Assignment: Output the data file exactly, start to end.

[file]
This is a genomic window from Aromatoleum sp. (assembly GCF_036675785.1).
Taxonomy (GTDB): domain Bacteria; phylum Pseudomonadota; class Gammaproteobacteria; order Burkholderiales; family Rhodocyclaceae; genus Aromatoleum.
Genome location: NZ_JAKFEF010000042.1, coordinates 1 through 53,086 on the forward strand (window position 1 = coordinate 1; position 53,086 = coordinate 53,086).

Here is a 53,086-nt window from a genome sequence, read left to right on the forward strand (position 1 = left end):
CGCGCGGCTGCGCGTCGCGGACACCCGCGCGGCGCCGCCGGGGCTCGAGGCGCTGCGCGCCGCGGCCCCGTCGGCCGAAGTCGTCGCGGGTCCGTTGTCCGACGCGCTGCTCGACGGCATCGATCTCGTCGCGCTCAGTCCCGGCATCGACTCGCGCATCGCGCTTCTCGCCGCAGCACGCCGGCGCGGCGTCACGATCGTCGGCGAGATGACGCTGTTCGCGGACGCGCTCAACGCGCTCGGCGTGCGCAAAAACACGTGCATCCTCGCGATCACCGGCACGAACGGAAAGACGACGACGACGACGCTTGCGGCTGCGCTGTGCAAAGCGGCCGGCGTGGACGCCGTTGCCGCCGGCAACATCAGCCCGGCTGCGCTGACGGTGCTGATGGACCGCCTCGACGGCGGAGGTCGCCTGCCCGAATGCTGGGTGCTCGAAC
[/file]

This is a genomic window from Aromatoleum sp. (assembly GCF_036675785.1).
Taxonomy (GTDB): domain Bacteria; phylum Pseudomonadota; class Gammaproteobacteria; order Burkholderiales; family Rhodocyclaceae; genus Aromatoleum.
Genome location: NZ_JAKFEF010000042.1, coordinates 1 through 53,086 on the forward strand (window position 1 = coordinate 1; position 53,086 = coordinate 53,086).

Here is a 53,086-nt window from a genome sequence, read left to right on the forward strand (position 1 = left end):
CGCGCGGCTGCGCGTCGCGGACACCCGCGCGGCGCCGCCGGGGCTCGAGGCGCTGCGCGCCGCGGCCCCGTCGGCCGAAGTCGTCGCGGGTCCGTTGTCCGACGCGCTGCTCGACGGCATCGATCTCGTCGCGCTCAGTCCCGGCATCGACTCGCGCATCGCGCTTCTCGCCGCAGCACGCCGGCGCGGCGTCACGATCGTCGGCGAGATGACGCTGTTCGCGGACGCGCTCAACGCGCTCGGCGTGCGCAAAAACACGTGCATCCTCGCGATCACCGGCACGAACGGAAAGACGACGACGACGACGCTTGCGGCTGCGCTGTGCAAAGCGGCCGGCGTGGACGCCGTTGCCGCCGGCAACATCAGCCCGGCTGCGCTGACGGTGCTGATGGACCGCCTCGACGGCGGAGGTCGCCTGCCCGAATGCTGGGTGCTCGAAC